To you and me it’s a common word. But in the world of Hawaii tax, “temporary” seems to have an entirely different meaning.
Let’s take as an example our hotel room tax. When lawmakers initially passed it, the temporary 5 percent tax on hotel rooms was to be used to fund construction of the Hawaii convention center. Legislators said the tax would go away once the center was built.
That was in 1986.
By the way, that tax isn’t a mere 5 percent any more. Last year, lawmakers considered the temporary increase from 7.25 percent to 9.25 percent they had approved a few years earlier and decided they couldn’t live without the revenue. So they made the 9.25 percent rate permanent. Isn’t 28 years a long time for a tax that was supposed to be temporary?
This session, lawmakers are considering the fate of a tax that is imposed on each barrel of petroleum products. It started off at a nickel per barrel to create a fund for environmental cleanup to be used if a disaster like the Exxon Valdez were to occur off our shores.
In 2009, lawmakers raised the nickel to $1.05, an increase of 2,000 percent. This was to be a temporary increase because the state had fallen upon tough economic times, and it is supposed to disappear July 1, 2015.
But two bills that are still alive this session would extend the life of the higher rate for 15 more years. That would mean higher prices for everything involving petroleum products, including gasoline and electricity.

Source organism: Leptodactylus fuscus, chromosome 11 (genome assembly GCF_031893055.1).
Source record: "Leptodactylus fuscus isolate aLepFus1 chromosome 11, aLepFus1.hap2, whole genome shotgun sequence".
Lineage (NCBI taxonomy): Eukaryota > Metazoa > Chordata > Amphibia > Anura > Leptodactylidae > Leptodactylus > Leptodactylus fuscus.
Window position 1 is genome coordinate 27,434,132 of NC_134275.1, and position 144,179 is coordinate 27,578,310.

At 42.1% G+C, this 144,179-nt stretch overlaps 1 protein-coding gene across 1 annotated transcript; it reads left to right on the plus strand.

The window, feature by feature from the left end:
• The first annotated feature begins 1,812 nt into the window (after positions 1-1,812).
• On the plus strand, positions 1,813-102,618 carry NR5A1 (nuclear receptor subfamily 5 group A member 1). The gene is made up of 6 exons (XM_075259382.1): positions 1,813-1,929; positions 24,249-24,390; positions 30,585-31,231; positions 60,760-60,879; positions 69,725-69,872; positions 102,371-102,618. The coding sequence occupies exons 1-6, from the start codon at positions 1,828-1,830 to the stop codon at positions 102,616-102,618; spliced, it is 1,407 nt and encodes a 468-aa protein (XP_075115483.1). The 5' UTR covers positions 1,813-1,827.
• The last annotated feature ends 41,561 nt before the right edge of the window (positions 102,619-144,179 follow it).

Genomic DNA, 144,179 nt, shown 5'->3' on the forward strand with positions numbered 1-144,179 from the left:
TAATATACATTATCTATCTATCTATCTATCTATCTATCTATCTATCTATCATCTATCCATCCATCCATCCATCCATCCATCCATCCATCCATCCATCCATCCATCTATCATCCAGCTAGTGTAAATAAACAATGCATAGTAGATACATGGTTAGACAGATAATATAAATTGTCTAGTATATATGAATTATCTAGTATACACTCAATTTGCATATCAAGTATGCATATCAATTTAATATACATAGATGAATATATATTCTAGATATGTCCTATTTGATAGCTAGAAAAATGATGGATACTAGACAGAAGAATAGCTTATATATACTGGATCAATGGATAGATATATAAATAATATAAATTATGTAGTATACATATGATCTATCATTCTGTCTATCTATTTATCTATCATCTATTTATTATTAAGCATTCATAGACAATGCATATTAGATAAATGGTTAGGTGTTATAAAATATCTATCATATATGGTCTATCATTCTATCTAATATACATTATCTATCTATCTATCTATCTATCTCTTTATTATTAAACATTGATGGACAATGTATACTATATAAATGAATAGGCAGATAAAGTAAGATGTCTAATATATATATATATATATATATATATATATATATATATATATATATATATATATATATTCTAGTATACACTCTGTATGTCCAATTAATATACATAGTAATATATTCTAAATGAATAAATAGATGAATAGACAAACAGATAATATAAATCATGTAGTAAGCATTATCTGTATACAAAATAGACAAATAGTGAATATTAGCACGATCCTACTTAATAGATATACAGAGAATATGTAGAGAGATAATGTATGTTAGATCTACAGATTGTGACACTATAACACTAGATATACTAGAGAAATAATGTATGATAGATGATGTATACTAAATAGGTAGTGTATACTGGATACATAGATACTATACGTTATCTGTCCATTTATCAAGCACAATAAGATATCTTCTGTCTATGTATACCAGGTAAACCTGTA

At the Legislature, it was pointed out that the special funds that are fed by this tax support a variety of environment related programs and services in the Department of Land and Natural Resources and the Department of Health. Those departments came out in force, begging lawmakers not to scrap the tax for that would lead to the demise of those programs and services. To us, this reasoning doesn’t make sense because the same programs and services can be paid for with general fund money.
Environmental activist groups, not wanting those programs and services to be trashed, also came out in strong support of the bills. Only the Tax Foundation of Hawaii was there to remind lawmakers about the history of this tax and that it was given a sunset date for a reason.
Of course, the fun doesn’t stop there. You might recall that in 2009, lawmakers, again citing hard times, passed a temporary increase in our individual income tax rates. They also added a few other temporary nasty features such as an absolute limit on itemized deductions for individuals with adjusted gross income exceeding certain amounts. The enhanced tax and the nasty features are supposed to go away Dec. 31, 2015. As far as we could tell, there were no bills this session that seriously suggested extending this tax increase. But we really need to watch what happens next session, especially since this year is an election year and next year isn’t.
Any tax that is supposed to be temporary deserves to be watched very carefully, because the meaning of a temporary tax sometimes is quite different from what you and I may think.
Tom Yamachika is interim president of the Tax Foundation of Hawaii.